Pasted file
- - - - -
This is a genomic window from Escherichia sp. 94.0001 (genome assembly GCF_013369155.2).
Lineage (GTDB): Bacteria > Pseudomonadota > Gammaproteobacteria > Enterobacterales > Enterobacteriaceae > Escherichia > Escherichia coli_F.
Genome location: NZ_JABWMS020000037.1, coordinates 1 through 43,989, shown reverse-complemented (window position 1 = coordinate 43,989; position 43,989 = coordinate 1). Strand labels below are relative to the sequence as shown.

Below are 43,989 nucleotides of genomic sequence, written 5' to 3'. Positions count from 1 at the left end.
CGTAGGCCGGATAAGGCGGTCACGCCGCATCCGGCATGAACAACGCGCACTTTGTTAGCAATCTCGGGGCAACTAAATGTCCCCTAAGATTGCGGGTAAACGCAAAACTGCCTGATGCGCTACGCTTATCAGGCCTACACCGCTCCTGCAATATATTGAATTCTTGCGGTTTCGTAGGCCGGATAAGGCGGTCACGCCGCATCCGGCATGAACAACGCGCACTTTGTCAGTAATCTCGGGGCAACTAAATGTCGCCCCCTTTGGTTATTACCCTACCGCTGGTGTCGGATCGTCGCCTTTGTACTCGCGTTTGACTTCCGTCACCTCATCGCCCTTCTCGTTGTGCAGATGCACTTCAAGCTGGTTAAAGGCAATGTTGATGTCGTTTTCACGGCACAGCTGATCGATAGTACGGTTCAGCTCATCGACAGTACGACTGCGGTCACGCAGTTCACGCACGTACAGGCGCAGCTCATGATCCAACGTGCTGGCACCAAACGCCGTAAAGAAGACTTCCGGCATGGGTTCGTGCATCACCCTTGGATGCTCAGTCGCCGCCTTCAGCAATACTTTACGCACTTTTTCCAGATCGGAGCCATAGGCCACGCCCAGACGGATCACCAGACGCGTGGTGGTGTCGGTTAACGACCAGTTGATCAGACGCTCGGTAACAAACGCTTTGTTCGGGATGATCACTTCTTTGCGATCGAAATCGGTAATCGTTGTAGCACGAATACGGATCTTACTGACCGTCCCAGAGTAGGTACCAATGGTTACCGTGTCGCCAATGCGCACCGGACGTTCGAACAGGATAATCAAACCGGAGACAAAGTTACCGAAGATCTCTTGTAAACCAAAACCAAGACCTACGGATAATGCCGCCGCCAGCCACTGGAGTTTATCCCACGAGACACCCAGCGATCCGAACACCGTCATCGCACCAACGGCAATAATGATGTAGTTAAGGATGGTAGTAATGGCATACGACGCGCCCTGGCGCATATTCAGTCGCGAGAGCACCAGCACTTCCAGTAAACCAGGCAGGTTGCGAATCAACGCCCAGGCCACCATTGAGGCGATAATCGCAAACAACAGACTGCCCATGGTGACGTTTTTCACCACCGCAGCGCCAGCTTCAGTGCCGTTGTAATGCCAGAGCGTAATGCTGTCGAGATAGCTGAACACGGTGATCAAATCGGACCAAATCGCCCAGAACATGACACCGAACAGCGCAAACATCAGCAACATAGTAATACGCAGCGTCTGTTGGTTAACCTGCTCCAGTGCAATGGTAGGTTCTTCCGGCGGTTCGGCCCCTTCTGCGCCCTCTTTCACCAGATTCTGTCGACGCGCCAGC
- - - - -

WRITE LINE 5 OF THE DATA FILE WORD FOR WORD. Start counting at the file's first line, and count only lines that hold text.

CGTAGGCCGGATAAGGCGGTCACGCCGCATCCGGCATGAACAACGCGCACTTTGTTAGCAATCTCGGGGCAACTAAATGTCCCCTAAGATTGCGGGTAAACGCAAAACTGCCTGATGCGCTACGCTTATCAGGCCTACACCGCTCCTGCAATATATTGAATTCTTGCGGTTTCGTAGGCCGGATAAGGCGGTCACGCCGCATCCGGCATGAACAACGCGCACTTTGTCAGTAATCTCGGGGCAACTAAATGTCGCCCCCTTTGGTTATTACCCTACCGCTGGTGTCGGATCGTCGCCTTTGTACTCGCGTTTGACTTCCGTCACCTCATCGCCCTTCTCGTTGTGCAGATGCACTTCAAGCTGGTTAAAGGCAATGTTGATGTCGTTTTCACGGCACAGCTGATCGATAGTACGGTTCAGCTCATCGACAGTACGACTGCGGTCACGCAGTTCACGCACGTACAGGCGCAGCTCATGATCCAACGTGCTGGCACCAAACGCCGTAAAGAAGACTTCCGGCATGGGTTCGTGCATCACCCTTGGATGCTCAGTCGCCGCCTTCAGCAATACTTTACGCACTTTTTCCAGATCGGAGCCATAGGCCACGCCCAGACGGATCACCAGACGCGTGGTGGTGTCGGTTAACGACCAGTTGATCAGACGCTCGGTAACAAACGCTTTGTTCGGGATGATCACTTCTTTGCGATCGAAATCGGTAATCGTTGTAGCACGAATACGGATCTTACTGACCGTCCCAGAGTAGGTACCAATGGTTACCGTGTCGCCAATGCGCACCGGACGTTCGAACAGGATAATCAAACCGGAGACAAAGTTACCGAAGATCTCTTGTAAACCAAAACCAAGACCTACGGATAATGCCGCCGCCAGCCACTGGAGTTTATCCCACGAGACACCCAGCGATCCGAACACCGTCATCGCACCAACGGCAATAATGATGTAGTTAAGGATGGTAGTAATGGCATACGACGCGCCCTGGCGCATATTCAGTCGCGAGAGCACCAGCACTTCCAGTAAACCAGGCAGGTTGCGAATCAACGCCCAGGCCACCATTGAGGCGATAATCGCAAACAACAGACTGCCCATGGTGACGTTTTTCACCACCGCAGCGCCAGCTTCAGTGCCGTTGTAATGCCAGAGCGTAATGCTGTCGAGATAGCTGAACACGGTGATCAAATCGGACCAAATCGCCCAGAACATGACACCGAACAGCGCAAACATCAGCAACATAGTAATACGCAGCGTCTGTTGGTTAACCTGCTCCAGTGCAATGGTAGGTTCTTCCGGCGGTTCGGCCCCTTCTGCGCCCTCTTTCACCAGATTCTGTCGACGCGCCAGC